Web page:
The Blog of Gordon Pruitt the Pastor of St. Matthew's United Methodist Church in Richmond Virginia

Wednesday, May 20, 2009


Read a great article byJohn Ortberg in Leadership Journal titled The Sin Tamer (don't think the article is online yet). Here are a few quotes.
Sin is both the overstepping of a line and the failure to reach it-both transgression and shortcoming. Sin is a missing of the mark, a spoiling of goods, a staining of garments, a hitch in one's gait, a wandering from the path, a fragmenting of the whole. Sin is what culpably disturbs shalom. Sinful human life is a caricature of proper human life.

Under the heading Does God tire of forgiving the same sins?
"The problem is that, eventually, i become as used to my sin as i am to the watch on my wrist. I habituate. It doesn't other me any more. I stop even wanting to be rid of it."

So the questions isn't 'how much sin am i allowed?" The question is "Am i moving toward the darkness or toward the light? Am i growing toward God, or away from him? Am I becoming ore sensitive and responsive to Jesus?"

Under Awakening Healthy guilt,
As a leader I have to ask myself, "what are the sins in my congregation (and my life) that no one feels guilty over?"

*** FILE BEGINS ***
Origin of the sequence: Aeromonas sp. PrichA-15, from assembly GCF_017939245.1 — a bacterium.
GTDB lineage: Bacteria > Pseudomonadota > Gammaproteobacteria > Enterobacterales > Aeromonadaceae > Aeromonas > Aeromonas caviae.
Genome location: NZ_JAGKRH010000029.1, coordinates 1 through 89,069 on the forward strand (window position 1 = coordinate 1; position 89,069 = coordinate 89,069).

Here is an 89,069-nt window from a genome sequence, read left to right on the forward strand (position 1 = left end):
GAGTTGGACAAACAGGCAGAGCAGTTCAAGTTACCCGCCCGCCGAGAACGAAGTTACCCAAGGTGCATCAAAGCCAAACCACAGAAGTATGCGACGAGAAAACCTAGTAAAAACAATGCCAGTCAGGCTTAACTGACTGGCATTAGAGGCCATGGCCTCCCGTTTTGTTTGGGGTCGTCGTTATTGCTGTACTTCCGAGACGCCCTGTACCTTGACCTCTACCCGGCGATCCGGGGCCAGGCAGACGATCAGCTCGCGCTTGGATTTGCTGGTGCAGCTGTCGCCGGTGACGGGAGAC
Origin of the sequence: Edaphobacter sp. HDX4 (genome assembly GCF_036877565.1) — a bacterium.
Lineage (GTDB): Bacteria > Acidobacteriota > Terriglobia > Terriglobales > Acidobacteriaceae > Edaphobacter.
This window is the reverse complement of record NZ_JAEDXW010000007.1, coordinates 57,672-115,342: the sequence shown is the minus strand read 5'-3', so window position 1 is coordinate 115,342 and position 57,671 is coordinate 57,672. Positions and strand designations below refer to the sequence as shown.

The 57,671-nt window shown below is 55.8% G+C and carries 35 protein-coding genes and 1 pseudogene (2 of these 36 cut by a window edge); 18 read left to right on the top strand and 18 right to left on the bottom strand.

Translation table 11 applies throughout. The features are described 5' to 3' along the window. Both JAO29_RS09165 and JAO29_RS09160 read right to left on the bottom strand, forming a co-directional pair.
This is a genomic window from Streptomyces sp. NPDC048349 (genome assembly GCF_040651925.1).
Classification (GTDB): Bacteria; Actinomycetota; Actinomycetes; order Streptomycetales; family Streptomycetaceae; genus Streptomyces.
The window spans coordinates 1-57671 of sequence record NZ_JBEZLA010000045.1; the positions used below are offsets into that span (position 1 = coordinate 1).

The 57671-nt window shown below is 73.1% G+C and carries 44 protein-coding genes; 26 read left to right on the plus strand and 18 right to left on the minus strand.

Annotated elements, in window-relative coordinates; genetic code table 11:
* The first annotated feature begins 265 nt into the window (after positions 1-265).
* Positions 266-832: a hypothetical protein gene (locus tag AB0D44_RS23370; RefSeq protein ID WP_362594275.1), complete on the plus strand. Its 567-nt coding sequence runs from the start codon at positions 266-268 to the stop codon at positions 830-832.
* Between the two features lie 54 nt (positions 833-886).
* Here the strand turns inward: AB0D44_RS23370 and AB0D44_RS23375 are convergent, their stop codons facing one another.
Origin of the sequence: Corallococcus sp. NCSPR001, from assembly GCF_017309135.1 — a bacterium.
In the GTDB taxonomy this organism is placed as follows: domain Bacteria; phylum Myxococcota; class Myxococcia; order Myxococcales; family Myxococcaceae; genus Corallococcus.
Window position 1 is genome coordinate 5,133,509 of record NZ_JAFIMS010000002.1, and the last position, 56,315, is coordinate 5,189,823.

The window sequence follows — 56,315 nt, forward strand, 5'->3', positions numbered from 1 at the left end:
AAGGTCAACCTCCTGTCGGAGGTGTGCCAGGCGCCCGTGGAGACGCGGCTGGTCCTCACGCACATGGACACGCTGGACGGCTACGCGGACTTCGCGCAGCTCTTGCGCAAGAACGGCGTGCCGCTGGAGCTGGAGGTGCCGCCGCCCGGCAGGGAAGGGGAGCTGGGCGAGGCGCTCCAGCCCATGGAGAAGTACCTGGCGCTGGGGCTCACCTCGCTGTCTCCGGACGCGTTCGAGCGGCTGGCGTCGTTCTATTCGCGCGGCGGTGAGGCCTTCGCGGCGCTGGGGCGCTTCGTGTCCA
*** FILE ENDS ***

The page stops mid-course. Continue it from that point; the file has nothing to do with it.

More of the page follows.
Alison said...

On Sunday we're going to start our discussion of The Shack, starting with the foreword where we meet the main character, Mac, and his background. One of the things we're going to discuss is How could his church-elder father be a vicious mean beat-your-wife-and-then-ask-God-for-foregiveness drunk. And how could a church leader react to Mac's revelation of this by turning him over to his father to teach his rebellious son a lesson about respect?

Gordon said...

wow. let me know how that goes

Alison said...

Our group was pretty defensive of the church leader--he couldn't know how Mac's father would react, probably thought he would react by mending his ways, etc.
This week we'll discuss the legend of the Indian princess who jumped off a cliff to stop the sickness that was killing the men. Young uses it as a metaphor for Jesus voluntarily giving his life to save us from our sins. It should be interesting...